CYRUS movie review

by Erin Thursby
For the generation used to the jerky, immediate camera style found on The Office and reality TV, the camera work of Cyrus might be quirky rather than unsettling. Even knowing what the filmmakers were aiming for, I found that the quick zooms, too many close-ups and delayed focusing didn’t aid in telling the story, but rather distracted from it.
The plot-line is something that would work well as an Adam Sandler movie. But instead of going over the top, it’s quietly funny. There’s an absurd reality to the film. The premise is that John (John C. Reilly), a socially awkward divorcee, is dragged to a party by his ex-wife (Catherine Keener), who’s trying to cheer him up after she gives him the news that she’s remarrying. There, he meets Molly (Marisa Tomei) who is perfect for him. The one wrinkle: she has a grown son, Cyrus (Jonah Hill) that still lives with her.
Tomei’s ultra-tolerant character does stretch reality. What woman finds peeing in the bushes and being stalked after only two dates charming? Why, the mother of a dangerously co-dependent 21-year old son. I guess it makes sense that she doesn’t mind the stalking.
Most of what Cyrus does to undermine John and Molly’s relationship is mainly subtle, mundane and gloriously petty. While I’m glad it was realistic and it didn’t take things too far, the preview promises much zanier stuff, and an escalating war of attrition. Alas, most of these scenes are culled for the previews. It’s a better movie if you know nothing about it and haven’t seen the previews. It’s also a better movie if you don’t expect the hilarity of a Judd Apatow or Will Ferrell type comedy. This is a conventional film prettily disguised as an indie flick. It’s “accidentally on purpose” weird, it features awkward pauses and laughs are found in uncomfortable spaces. But the humor feels genuine and it’s grounded in the characters rather than one-liners.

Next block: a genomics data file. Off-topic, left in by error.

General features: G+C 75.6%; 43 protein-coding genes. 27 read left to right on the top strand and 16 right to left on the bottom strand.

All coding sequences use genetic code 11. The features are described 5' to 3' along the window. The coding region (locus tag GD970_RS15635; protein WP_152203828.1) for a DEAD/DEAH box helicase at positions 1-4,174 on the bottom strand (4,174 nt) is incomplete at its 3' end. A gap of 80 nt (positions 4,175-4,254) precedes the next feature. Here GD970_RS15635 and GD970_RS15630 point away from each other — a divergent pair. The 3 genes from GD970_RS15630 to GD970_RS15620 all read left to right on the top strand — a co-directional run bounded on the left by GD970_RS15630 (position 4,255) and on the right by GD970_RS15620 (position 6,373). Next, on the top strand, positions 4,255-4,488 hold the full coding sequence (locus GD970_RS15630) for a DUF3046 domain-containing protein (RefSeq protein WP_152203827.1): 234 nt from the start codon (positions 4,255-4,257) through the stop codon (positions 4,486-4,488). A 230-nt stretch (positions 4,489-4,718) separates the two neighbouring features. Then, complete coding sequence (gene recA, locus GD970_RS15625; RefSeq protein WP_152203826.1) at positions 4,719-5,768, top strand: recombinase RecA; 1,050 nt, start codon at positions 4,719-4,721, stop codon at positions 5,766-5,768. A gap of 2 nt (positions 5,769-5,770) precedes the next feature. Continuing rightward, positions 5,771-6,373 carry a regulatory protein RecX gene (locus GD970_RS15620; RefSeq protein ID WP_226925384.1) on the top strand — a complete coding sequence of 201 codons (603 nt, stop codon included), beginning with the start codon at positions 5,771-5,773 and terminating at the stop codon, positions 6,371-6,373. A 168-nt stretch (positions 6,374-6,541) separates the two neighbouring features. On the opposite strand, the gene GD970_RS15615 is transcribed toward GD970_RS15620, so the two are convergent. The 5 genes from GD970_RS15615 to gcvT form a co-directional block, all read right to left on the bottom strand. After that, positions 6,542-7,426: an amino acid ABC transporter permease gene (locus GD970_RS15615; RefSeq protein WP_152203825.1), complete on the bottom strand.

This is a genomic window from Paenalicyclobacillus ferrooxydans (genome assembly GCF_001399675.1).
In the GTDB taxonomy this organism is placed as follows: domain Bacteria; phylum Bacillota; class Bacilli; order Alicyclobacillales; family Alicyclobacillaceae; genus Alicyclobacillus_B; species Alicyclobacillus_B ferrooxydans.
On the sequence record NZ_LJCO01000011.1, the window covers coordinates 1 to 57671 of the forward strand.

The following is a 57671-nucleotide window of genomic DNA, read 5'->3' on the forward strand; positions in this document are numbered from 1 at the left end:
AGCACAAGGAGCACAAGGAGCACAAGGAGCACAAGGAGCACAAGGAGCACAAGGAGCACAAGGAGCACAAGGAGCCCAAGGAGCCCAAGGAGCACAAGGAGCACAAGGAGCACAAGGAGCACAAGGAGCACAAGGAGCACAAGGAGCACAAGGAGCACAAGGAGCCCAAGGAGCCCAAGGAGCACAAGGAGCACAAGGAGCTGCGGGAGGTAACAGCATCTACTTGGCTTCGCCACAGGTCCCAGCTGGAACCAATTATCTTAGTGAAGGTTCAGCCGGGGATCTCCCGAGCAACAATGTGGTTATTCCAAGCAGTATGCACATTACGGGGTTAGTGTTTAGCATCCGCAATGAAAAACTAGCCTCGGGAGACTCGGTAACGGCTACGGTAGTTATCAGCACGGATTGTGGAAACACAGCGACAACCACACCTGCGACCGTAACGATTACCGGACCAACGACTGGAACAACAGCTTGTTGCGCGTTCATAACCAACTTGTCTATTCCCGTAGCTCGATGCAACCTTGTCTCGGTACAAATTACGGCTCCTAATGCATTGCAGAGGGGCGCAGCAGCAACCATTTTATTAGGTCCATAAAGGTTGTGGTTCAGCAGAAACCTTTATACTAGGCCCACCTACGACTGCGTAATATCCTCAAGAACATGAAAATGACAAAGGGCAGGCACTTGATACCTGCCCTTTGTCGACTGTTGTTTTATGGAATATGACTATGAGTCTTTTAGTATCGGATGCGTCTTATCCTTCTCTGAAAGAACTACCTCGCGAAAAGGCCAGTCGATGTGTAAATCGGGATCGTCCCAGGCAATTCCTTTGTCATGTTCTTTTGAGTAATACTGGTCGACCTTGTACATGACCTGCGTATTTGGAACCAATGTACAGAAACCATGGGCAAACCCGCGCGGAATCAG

It started out as funny, but things were slow to develop. Hill’s performance as Cyrus is creepy enough that it seemed possible that the plot could take a slight left turn into psychological thriller territory. But it never does.
John goes from being funny and pathetic to being funny and heartwarming because of his interaction with Molly. It’s not hard to like him and empathize with him.
Strangely, I found parallels between John and his ex-wife and Cyrus and his mother. John and Cyrus aren’t really that different. It was those similarities that kept me interested and kept it from being trite. I was particularly disquieted during what felt like a “spontaneous” double date with Molly and Cyrus as one couple and John and his soon-to-be-married -someone-else ex-wife. The women both seem to enjoy being needed, though the ex-wife actually has the good grace to be annoyed.
While I found the ending to be a little too pat and conventional, it was an enjoyable movie. Certainly not one that will change the world, or one that you’ll still be talking about in a year, but it was a good way to while away a few hours. Without the brilliant casting, this well could have been a bad movie. But Tomei, Reilly and Hill make the film more than it would be, filling out the sparse characters with believability and humor.